Armenia, Azerbaijan, Georgia, Moldova and Ukraine benefit from the EU support to better protect their water resources, getting closer to the EU Green Deal strategy, and in particular its “zero pollution” ambition.
The natural water cycle is the most important ecosystem service on the planet. Water is taken from the environment for all kinds of human uses (drinking water, agriculture, industry, hydro energy) and returns to the environment, often with varying amounts of pollutants.
Challenges such as climate change coupled with the effects of human activity mean that managing water resources is becoming a more challenging task. To face the challenges, the Eastern Partner (EaP) countries decided to follow international standards and EU approaches such as the Water Framework Directive (WFD). They provide a major reference to guide the EaP countries‘ efforts in balancing the impact of human activities on water with the needs of the environment.
In the framework of the European Water Initiative Plus (EUWI+), basics for sustainable water management have been improved significantly over the past years. The new programme “EU4Environment – Water and Data”, which started in February this year, builds on these achievements for water and extends the thematic focus to include greater availability of policy-relevant data for decision-makers and citizens.
New parameters monitored to increase knowledge about water quality
Achievements: In the past five years, with the support of the European Union, six laboratories in the Eastern Partner countries have been renovated or refurbished and supplied with new equipment to improve water quality monitoring. In addition, around 400 new analytical instruments and accessories have been acquired for fieldwork and water analysis in Armenia, Azerbaijan, Georgia, Moldova, and Ukraine. Local experts received training in sampling techniques and chemical analysis, but also in new holistic approaches to monitor rivers such as biological analysis, ecological or even hydro-morphological monitoring.
Improvements of integrated data management and national water information systems allow now to provide transparent data on the status and use of water resources. In total, 6 national platforms with online servers were put in service, 3 national online thematic databases were developed in Armenia, Republic of Moldova and Ukraine and 13 interactive maps gives access to 270 online web services.
Next steps: within “EU4Environment – Water and Data” Programme, countries will benefit from further capacity building to monitor their water resources. They will also be introduced to COVID-19 monitoring in wastewater. The work to improve integrated data management is continuing, this time not only for water but also for air, land use and waste. Open data and its accessibility for larger groups of stakeholders is another task to work on.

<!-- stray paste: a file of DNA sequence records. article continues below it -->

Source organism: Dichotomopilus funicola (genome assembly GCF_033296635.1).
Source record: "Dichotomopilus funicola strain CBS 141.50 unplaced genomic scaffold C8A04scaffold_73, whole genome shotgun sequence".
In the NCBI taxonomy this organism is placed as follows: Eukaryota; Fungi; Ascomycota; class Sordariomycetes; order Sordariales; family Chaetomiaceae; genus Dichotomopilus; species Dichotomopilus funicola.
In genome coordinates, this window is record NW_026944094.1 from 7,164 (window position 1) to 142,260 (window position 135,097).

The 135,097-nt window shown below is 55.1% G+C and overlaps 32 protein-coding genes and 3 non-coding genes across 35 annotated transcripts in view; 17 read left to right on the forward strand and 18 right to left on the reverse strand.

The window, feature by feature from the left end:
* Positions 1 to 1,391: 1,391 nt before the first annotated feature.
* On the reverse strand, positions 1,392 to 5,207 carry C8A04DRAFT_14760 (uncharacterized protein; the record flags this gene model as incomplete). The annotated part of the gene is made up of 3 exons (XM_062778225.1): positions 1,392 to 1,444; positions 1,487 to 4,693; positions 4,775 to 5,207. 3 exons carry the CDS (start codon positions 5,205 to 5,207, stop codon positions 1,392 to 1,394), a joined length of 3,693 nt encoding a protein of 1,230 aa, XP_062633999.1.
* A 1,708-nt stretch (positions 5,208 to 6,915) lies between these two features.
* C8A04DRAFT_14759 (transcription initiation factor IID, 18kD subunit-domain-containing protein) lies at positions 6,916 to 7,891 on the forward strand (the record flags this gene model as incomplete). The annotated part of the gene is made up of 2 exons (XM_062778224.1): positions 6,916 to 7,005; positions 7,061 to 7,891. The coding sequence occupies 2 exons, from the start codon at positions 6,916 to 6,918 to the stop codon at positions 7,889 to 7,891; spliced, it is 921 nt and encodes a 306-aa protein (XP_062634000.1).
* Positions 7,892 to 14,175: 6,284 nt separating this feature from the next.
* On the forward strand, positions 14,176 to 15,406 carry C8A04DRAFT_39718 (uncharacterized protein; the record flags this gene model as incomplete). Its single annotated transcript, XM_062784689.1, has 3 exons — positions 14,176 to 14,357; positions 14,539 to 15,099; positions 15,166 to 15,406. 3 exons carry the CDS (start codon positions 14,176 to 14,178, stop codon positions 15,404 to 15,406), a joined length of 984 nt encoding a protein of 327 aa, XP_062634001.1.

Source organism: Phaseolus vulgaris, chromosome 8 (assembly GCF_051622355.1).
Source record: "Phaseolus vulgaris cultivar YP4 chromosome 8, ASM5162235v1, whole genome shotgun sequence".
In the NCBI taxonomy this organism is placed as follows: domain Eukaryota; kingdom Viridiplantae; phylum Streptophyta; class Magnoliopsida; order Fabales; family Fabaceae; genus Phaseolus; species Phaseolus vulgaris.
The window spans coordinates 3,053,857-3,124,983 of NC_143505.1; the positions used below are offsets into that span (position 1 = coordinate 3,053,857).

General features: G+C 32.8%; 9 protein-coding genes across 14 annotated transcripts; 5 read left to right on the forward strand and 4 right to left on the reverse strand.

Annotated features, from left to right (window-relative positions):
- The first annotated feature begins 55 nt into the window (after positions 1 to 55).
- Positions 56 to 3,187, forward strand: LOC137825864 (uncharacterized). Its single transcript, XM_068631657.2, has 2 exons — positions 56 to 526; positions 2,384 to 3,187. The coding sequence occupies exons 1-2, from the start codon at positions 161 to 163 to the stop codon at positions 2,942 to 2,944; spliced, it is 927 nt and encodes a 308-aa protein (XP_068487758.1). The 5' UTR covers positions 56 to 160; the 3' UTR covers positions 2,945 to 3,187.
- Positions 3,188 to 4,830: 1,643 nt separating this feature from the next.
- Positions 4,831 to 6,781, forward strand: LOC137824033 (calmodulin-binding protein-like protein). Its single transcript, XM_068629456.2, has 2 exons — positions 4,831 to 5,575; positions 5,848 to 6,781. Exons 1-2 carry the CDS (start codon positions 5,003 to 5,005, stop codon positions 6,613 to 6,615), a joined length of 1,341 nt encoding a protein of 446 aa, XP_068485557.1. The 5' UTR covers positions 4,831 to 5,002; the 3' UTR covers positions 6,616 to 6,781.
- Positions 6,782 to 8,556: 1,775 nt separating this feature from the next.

The river basin management plans identified a series of measures to better protect the health of the population and of the environment
Achievements: in five countries, river basin management plans have been developed. River basin management plans facilitate the identification of significant pressures on water resources and the identification of concrete measures to be implemented locally in the river basin. In total, around 10 plans were refined or developed, of which 2 have already been adopted (1 in Armenia, 1 in the Republic of Moldova). To develop these plans, local experts were recruited and trained, and consultation held at local level with municipalities and representative of water users (domestic, agriculture, industry, hydro energy). The plans identify targeted measures to improve water quality and efficient water use, estimate the costs of the measures, and provide indicators to monitor their implementation in the mid-term (6 years). Around 30 million citizens (40% of the countries’ population) on over 500 000 km2 (50% of the countries’ land surface) benefit from new or revised River Basin Management Plans. The majority of the measures concern sanitation and the need to build new wastewater treatment plants.
Next steps: Within the new programme, partners will introduce climate proofing measures and nature based solutions in the set of proposed measures. Among others Water Allocation Plans, a specific planning tool to outline how much water can be taken from groundwater and surface water resources, while safeguarding the sustainability of the resource and the aquatic environment, will be developed in pilot areas for some countries.
About EU4Environment – Water Resources and Environmental Data
The Programme’s activities are clustered around two specific objectives: 1) support a more sustainable use of water resources and 2) improve the use of sound environmental data and their availability for policy-makers and citizens. It is implemented by five Partner organisations: Environment Agency Austria (UBA), Austrian Development Agency (ADA), International Office for Water (OiEau) (France), Organisation for Economic Co-operation and Development (OECD), United Nations Economic Commission for Europe (UNECE). The action is co-funded by the European Union, the Austrian Development Cooperation and the French Artois-Picardie Water Agency based on a budget of EUR 12,75 million (EUR 12 million EU contribution). The implementation period is 2021-2024.